Friday, 24 January 2014

"Old Crompton's Secret" by Harl Vincent

Hey guys! Did you realize that the Gutenberg Project has old science fiction? It does! (I don't know why this surprised me, but it did.) So, hey, why not read some of them and review them? Not to poke fun at the old science fiction, although there might be a little of that. No, I'm more interested in looking at what this old science fiction tells us about the worlds that were being imagined at the time. What did they think about science? Gender? Race? The eventual fate of the world?

Next Up: The second issue of Astounding Stories of Super-Science, from February 1930.


This story is not bad. It's a little morality tale wrapped up in a science fiction veneer, and it does what it's trying to do quite well. There were few moments of hilarity, although the overtones I've noted in other stories of scientists overreaching acceptable bounds are very much present in this one. The author, Harl Vincent, apparently wrote many pulp science fiction stories through the 1930s and 1940s, and while this isn't literature by any stretch of the imagination, it's a solid little story.

(Do I use the word "solid" too much? I've noticed it a lot recently, but I haven't thought of another word that works as well yet. It denotes a story that isn't fantastic, but isn't wracked with major flaws either. Enjoyable without being inspiring.)

At any rate, this story is about Old Man Crompton. I'm sure that comes as a shocker. He's a recluse in a small-town, who becomes obsessed with his new neighbour (no, not in that way), a young scientist who is experimenting in a lab he convinced his wealthy father to create for him. Tom is after nothing less than immortality and rejuvenation, and with the help of "rays," he succeeds. (At least it's not vibrations this time!)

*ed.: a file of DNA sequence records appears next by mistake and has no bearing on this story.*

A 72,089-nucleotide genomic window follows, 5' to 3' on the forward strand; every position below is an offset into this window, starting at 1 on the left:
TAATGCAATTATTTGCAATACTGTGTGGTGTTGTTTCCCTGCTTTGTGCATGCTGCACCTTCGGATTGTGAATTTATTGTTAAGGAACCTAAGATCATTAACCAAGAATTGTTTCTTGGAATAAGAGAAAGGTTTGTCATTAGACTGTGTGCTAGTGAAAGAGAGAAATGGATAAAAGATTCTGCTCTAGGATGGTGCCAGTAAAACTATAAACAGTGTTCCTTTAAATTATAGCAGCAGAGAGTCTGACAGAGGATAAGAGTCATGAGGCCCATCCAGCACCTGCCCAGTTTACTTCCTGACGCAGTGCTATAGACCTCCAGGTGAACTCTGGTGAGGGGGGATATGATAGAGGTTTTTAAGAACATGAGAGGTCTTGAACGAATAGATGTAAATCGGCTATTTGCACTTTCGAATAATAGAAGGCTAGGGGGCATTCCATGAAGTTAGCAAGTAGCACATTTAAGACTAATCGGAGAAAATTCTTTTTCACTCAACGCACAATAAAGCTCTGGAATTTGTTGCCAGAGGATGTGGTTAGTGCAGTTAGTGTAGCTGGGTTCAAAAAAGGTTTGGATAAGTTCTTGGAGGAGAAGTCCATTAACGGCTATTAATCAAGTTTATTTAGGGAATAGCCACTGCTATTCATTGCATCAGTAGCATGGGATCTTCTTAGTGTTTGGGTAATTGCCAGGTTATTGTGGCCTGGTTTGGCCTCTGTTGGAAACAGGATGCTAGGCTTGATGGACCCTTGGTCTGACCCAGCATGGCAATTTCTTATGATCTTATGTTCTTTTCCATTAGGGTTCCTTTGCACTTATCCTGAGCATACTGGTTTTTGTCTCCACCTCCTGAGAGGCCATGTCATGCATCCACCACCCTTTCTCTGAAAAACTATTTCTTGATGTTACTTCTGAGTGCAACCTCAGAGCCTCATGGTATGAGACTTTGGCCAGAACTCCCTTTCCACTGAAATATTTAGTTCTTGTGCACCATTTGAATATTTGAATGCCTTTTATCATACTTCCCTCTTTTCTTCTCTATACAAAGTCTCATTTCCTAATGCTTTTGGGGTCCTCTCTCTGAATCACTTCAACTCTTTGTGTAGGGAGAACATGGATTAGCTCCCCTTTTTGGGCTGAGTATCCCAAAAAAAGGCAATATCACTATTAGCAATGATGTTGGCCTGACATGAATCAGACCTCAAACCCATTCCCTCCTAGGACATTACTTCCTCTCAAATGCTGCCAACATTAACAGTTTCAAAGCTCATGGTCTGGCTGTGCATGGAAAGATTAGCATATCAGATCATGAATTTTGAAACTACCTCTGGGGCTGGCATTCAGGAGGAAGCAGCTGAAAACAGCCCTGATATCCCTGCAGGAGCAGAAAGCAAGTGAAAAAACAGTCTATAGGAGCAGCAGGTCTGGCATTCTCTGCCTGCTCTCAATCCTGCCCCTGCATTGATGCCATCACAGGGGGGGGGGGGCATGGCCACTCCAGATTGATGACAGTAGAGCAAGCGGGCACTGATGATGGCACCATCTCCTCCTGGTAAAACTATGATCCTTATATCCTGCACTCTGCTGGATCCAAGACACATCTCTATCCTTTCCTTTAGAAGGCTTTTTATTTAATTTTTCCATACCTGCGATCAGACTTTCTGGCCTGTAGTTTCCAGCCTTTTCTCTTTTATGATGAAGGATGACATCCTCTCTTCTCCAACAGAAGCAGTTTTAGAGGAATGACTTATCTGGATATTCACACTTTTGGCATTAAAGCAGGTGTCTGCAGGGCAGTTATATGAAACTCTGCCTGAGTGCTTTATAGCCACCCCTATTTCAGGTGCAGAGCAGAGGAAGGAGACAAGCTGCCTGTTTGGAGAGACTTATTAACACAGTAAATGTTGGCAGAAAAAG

Going along with the theme I've previously noticed of "scientists are kind of dicks," although Tom rejuvenates his old dog, he refuses to do the same for Old Man Crompton, spurning him as not the rich captain of industry he envisioned selling his services to. (Although, really, wouldn't you want at least one human test subject before trying it on a captain of industry? And Crompton's right there, offering himself up. Seriously.) So Crompton takes a swing at him, believes he's killed him, climbs into the machine, rejuvenates himself, then wrecks the whole thing and runs away.

And this is the point where it turns into a morality tale about how the human race isn't ready for immortality. It always kind of depresses me that so many science fiction writers, then and now, always decide that, without really taking the time to explore what immortality might do to us as people, what ethical adjustments might occur (views on suicide, for example, would have to undergo a complete overhaul), what it would do to society. Nope, it's almost always a gut reaction of "We Aren't Ready For This!" Maybe we're not, but could we, you know, explore that?

But at any rate, Young Man Crompton finds that his old mind doesn't match his young body, and he can't run away from his past. So he comes back to turn himself in for murder, but finds there was no murder. (Seriously, didn't he check the newspapers when he was on the lam? The son of a very rich man is found bludgeoned to death in his lab, it's going to make the news.) But Tom has grown up too, and recognizes that the human race isn't ready for immortality.

And then, for some reason, Crompton ages 60 years in 60 seconds, for no real reason. (The rejuvenated dog has had no such incident - it seems to be the guilt and relief that ages him in seconds.)

I am sort of tired of being a little repetitive here, but then again, it's the stories that are repetitive in their lack of certain things, and the only way to acknowledge that is, well, to acknowledge it. So, again: race is notable by its absence.

So are women. Not a single woman in this whole story.

And as for non-heterosexuality? Not unless you want to read something into Old Man Crompton's obsession with Tom, but in this case, I don't think the text supports it.

Class? Well, yeah, sort of. Tom is obsessed with wealth as a marker of worth, and partly scorns Old Man Crompton because of his lesser class status. He grows out of it, apparently.

And what about science? Well, this is another cautionary tale of the things scientists are doing that could doom us all. And Tom, in the beginning is single-minded and selfish. He doesn't really come off that well, and that we've seen before.

But for all that, this is a good little pulp story, and less ludicrous than most.

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